Shabab Live: New DW Akademie project connects young people and broadcasters in the Middle East and North Africa | Middle East/North Africa | DW | 01.04.2019
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Middle East/North Africa

Shabab Live: New DW Akademie project connects young people and broadcasters in the Middle East and North Africa

Young women and men make up roughly a third of the population in the Middle East and North Africa but receive little coverage by broadcasters. A new project by DW Akademie and its partners aims to change this.

Volunteers at the Shabab Live kickoff-meeting in Ramallah (Shabab Live)

Volunteers at the Shabab Live kickoff-meeting in Ramallah

Although young people make up the largest population group in the Middle East and North Africa region (MENA), issues important to them are rarely included in public discussions or covered by radio and TV stations. Only few educational or informational programs are tailored to their needs.

DW Akademie's country manager Chi Viet Giang at the Shabab Live kickoff-event in Ramallah (Shabab Live)

DW Akademie's country manager Chi Viet Giang at the Shabab Live kickoff-event in Ramallah

DW Akademie together with the non-governmental organizations Al Khatt (Tunisia) and AL-JANA (Lebanon) are responding with a three-year project funded by the European Union and Germany's Federal Foreign Office. Shabab Live ("Youth Live") focuses on six countries – Morocco, Algeria, Tunisia, Lebanon, Jordan and Palestinian Territorries – with an aim for NGOs there to help young people develop media skills and produce media content, and for TV and radio broadcasters to open their programming to young voices and concerns.

Youth say broadcasters ignore their issues

DW Akademie contracted the Palestine-based Arab World for Research and Development (AWRAD) to conduct a survey on how young people in the six target countries perceive their broadcasters and the topics and formats they would like to see covered.

Over 300 youth between 15 and 30 were interviewed for the study. It found they did not rely on their broadcasters or feel their views were taken seriously. "They know we'll criticize them or give opinions they don't agree with, so they don't ask us," said one Tunisian participant.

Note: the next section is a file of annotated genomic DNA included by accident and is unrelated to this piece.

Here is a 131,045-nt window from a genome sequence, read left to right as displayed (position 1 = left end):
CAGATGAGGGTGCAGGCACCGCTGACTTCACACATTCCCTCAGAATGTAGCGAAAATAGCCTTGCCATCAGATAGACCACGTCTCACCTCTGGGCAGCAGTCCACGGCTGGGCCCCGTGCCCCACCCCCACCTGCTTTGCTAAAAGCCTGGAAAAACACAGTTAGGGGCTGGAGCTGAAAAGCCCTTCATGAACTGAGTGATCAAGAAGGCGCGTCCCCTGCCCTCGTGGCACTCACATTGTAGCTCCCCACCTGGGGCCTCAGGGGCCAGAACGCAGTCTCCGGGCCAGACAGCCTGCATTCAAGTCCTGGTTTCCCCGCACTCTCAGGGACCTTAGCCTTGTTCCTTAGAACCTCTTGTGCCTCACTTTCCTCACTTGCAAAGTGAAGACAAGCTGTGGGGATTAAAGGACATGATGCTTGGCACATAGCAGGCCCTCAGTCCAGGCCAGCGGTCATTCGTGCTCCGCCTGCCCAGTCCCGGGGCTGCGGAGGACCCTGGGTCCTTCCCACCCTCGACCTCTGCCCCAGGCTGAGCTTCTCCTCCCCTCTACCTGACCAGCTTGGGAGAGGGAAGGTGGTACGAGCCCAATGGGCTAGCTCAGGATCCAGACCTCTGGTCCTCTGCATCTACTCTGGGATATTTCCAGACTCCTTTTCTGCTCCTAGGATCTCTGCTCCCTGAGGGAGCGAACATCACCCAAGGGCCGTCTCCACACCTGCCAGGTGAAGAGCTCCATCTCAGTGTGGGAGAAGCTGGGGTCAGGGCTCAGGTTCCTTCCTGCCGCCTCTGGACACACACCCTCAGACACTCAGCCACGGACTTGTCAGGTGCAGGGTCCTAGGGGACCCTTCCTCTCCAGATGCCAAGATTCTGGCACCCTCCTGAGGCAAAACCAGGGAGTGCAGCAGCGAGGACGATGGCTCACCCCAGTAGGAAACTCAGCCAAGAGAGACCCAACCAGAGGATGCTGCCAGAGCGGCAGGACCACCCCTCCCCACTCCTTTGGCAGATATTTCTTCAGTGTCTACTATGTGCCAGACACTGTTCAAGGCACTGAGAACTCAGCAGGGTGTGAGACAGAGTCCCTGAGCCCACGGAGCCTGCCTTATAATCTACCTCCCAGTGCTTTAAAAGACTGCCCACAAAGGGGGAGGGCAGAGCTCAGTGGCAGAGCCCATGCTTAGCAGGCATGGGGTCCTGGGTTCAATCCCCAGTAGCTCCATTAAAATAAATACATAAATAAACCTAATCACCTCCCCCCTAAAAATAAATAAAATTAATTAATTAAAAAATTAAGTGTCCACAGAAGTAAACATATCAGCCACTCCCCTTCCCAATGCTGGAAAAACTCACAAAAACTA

While most interviewees voiced concerns and criticism, they said they did follow media content via TV and radio but preferred to access it via social media. They were interested in working with broadcasters, they said, if youth issues were given more airtime.

Call for projects: Promoting youth voices and interests

Shabab Live is now looking for innovative projects that promote youth voices in broadcasting and increase their participation in society.

Until April 19th, NGOs and broadcasters from the MENA region can submit their project proposals and take their chance to receive funding and training.

Julia Koch de Biolley, Deputy Head of the EU delegation to Lebanon, speaking in Beirut (Shabab Live)

Julia Koch de Biolley, Deputy Head of the EU delegation to Lebanon, speaking in Beirut

NGOs and broadcasters are asked to propose projects where content and formats are developed by or for young people, and where their voices and concerns can be heard.

18 projects will be selected and receive a grant from 100.000 € to 125.000 €. DW Akademie together with Al Khatt and AL-JANA will provide training and consulting.

Joint events and trainings will bring together young people, NGO staff, trainers, media managers and journalists, providing platforms for exchanging ideas and experiences and strengthening mutual understanding and collaboration.

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